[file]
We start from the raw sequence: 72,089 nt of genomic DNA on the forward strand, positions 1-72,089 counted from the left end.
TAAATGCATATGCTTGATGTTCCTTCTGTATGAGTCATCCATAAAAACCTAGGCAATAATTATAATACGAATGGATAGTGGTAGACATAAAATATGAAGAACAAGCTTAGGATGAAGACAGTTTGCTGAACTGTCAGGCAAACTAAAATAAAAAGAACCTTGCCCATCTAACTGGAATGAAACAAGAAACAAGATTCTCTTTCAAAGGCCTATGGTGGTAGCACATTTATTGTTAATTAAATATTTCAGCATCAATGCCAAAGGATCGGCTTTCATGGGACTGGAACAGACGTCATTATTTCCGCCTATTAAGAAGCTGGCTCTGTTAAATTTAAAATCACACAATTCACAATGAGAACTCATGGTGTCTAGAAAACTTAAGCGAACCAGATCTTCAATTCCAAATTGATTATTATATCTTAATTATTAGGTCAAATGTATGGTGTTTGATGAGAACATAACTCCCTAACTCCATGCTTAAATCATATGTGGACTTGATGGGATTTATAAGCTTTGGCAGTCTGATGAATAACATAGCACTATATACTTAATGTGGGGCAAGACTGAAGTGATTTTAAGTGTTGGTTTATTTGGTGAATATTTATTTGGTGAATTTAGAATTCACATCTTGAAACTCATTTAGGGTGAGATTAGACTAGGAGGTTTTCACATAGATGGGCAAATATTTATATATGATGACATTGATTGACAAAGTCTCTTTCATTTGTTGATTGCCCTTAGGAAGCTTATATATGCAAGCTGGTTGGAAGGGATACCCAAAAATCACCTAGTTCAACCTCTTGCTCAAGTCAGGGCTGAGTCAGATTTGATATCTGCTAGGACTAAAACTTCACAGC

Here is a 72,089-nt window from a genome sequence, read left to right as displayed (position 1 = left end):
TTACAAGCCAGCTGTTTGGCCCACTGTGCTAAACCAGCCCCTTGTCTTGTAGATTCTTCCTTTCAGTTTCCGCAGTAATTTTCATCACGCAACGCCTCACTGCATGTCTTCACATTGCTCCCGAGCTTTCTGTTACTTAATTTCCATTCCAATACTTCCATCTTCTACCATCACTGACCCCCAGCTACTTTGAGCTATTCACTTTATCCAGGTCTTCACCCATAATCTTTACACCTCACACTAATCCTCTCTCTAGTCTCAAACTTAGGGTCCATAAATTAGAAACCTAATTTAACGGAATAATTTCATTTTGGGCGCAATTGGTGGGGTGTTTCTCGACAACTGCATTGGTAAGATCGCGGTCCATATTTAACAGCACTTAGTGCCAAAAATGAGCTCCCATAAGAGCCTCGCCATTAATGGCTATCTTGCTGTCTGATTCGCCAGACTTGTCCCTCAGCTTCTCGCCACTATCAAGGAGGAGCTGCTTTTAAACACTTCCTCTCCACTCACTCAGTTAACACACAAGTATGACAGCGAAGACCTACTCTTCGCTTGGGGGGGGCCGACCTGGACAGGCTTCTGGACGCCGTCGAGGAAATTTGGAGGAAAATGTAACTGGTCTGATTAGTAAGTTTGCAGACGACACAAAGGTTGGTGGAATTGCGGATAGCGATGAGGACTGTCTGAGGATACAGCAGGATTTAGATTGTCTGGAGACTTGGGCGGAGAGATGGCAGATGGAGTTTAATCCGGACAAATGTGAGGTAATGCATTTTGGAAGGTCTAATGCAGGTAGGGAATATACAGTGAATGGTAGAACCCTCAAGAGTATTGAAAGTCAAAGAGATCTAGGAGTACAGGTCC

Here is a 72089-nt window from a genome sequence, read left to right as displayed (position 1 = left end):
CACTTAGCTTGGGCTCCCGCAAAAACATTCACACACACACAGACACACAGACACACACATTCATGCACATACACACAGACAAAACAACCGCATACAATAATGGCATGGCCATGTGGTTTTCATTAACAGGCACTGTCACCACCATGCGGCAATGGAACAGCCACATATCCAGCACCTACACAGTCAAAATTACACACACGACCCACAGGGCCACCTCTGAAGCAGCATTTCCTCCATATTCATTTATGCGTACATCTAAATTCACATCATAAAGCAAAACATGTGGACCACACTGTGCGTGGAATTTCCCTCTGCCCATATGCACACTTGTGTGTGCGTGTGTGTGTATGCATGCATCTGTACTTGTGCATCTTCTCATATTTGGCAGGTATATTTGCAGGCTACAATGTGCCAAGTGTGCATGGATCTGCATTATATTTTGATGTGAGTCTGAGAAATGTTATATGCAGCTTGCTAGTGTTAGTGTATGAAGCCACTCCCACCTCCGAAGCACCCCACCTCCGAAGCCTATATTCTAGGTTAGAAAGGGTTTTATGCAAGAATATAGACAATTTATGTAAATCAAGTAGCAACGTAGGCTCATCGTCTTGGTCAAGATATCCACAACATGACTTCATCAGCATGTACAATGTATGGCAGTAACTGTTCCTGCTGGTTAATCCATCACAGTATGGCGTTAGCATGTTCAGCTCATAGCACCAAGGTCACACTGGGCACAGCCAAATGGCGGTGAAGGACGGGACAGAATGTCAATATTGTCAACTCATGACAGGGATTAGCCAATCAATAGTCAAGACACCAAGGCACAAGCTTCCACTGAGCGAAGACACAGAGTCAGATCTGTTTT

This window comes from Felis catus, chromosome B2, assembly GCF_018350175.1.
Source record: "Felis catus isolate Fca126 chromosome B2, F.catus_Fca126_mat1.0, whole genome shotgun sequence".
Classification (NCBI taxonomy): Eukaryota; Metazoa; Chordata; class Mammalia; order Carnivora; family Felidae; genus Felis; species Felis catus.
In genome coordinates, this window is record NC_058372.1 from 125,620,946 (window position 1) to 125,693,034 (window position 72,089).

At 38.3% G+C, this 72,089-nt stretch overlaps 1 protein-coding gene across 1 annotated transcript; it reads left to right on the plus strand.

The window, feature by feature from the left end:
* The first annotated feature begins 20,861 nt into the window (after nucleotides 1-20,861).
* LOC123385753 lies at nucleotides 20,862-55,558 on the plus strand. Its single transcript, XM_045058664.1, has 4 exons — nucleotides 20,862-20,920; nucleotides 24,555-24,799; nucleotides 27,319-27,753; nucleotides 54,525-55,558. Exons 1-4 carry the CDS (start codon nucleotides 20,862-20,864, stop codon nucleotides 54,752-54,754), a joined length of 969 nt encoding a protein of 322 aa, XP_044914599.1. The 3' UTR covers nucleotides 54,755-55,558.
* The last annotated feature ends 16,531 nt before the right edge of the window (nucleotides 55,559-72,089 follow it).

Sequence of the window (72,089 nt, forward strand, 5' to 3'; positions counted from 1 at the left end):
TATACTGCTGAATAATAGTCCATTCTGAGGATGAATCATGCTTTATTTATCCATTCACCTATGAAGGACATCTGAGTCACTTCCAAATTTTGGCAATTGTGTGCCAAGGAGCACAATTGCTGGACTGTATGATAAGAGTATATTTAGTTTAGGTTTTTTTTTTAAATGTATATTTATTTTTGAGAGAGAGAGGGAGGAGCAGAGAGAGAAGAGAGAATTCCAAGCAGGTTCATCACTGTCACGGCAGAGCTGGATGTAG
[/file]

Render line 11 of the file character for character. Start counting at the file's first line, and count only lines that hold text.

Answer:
At 38.3% G+C, this 72,089-nt stretch overlaps 1 protein-coding gene across 1 annotated transcript; it reads left to right on the plus strand.